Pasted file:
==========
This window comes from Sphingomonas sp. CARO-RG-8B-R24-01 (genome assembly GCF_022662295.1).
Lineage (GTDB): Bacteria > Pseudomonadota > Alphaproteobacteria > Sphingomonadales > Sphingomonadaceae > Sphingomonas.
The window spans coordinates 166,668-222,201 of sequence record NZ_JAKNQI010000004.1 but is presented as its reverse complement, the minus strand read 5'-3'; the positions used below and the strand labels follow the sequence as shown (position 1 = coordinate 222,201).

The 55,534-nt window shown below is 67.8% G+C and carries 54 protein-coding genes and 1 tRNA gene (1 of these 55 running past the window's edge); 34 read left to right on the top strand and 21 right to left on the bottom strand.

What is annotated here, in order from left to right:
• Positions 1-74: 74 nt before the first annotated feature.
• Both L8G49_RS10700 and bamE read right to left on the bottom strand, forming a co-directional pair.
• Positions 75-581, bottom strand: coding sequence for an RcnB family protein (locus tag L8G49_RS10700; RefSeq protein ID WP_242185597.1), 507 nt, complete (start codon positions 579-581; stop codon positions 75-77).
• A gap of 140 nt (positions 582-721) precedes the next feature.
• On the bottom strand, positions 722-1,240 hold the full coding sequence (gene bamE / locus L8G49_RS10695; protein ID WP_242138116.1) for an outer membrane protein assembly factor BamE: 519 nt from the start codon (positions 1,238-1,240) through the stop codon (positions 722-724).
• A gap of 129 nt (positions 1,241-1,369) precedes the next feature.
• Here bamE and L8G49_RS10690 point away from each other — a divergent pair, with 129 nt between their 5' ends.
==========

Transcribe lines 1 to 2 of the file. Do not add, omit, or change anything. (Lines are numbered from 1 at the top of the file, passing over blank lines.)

This window comes from Sphingomonas sp. CARO-RG-8B-R24-01 (genome assembly GCF_022662295.1).
Lineage (GTDB): Bacteria > Pseudomonadota > Alphaproteobacteria > Sphingomonadales > Sphingomonadaceae > Sphingomonas.